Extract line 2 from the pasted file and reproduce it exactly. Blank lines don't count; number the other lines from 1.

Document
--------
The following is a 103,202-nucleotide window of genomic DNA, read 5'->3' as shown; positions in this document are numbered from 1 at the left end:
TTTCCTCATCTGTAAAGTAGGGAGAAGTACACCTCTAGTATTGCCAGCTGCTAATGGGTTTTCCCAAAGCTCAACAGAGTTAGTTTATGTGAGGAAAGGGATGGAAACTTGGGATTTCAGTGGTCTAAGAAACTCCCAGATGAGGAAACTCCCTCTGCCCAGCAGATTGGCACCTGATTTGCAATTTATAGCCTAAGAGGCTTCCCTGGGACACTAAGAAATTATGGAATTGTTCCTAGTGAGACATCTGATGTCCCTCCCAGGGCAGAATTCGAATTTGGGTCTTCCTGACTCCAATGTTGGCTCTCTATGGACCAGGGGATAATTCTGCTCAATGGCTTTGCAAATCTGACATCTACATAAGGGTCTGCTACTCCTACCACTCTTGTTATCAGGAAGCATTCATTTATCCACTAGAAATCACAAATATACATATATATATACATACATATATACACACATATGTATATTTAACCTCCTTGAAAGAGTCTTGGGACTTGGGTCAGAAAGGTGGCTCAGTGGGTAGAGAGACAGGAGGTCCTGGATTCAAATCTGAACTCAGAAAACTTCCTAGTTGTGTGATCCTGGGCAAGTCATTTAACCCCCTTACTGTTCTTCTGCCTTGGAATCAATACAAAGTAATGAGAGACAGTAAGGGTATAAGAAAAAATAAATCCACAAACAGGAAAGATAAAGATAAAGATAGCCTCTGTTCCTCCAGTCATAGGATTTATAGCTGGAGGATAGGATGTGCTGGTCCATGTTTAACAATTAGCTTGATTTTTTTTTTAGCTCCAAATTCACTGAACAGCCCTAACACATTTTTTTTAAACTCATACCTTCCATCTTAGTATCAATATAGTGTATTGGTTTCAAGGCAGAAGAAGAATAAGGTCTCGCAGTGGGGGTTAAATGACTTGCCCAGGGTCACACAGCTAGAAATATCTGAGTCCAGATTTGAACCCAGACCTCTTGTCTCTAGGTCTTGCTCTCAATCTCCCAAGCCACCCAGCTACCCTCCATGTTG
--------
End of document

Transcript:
TTTCCTCATCTGTAAAGTAGGGAGAAGTACACCTCTAGTATTGCCAGCTGCTAATGGGTTTTCCCAAAGCTCAACAGAGTTAGTTTATGTGAGGAAAGGGATGGAAACTTGGGATTTCAGTGGTCTAAGAAACTCCCAGATGAGGAAACTCCCTCTGCCCAGCAGATTGGCACCTGATTTGCAATTTATAGCCTAAGAGGCTTCCCTGGGACACTAAGAAATTATGGAATTGTTCCTAGTGAGACATCTGATGTCCCTCCCAGGGCAGAATTCGAATTTGGGTCTTCCTGACTCCAATGTTGGCTCTCTATGGACCAGGGGATAATTCTGCTCAATGGCTTTGCAAATCTGACATCTACATAAGGGTCTGCTACTCCTACCACTCTTGTTATCAGGAAGCATTCATTTATCCACTAGAAATCACAAATATACATATATATATACATACATATATACACACATATGTATATTTAACCTCCTTGAAAGAGTCTTGGGACTTGGGTCAGAAAGGTGGCTCAGTGGGTAGAGAGACAGGAGGTCCTGGATTCAAATCTGAACTCAGAAAACTTCCTAGTTGTGTGATCCTGGGCAAGTCATTTAACCCCCTTACTGTTCTTCTGCCTTGGAATCAATACAAAGTAATGAGAGACAGTAAGGGTATAAGAAAAAATAAATCCACAAACAGGAAAGATAAAGATAAAGATAGCCTCTGTTCCTCCAGTCATAGGATTTATAGCTGGAGGATAGGATGTGCTGGTCCATGTTTAACAATTAGCTTGATTTTTTTTTTAGCTCCAAATTCACTGAACAGCCCTAACACATTTTTTTTAAACTCATACCTTCCATCTTAGTATCAATATAGTGTATTGGTTTCAAGGCAGAAGAAGAATAAGGTCTCGCAGTGGGGGTTAAATGACTTGCCCAGGGTCACACAGCTAGAAATATCTGAGTCCAGATTTGAACCCAGACCTCTTGTCTCTAGGTCTTGCTCTCAATCTCCCAAGCCACCCAGCTACCCTCCATGTTG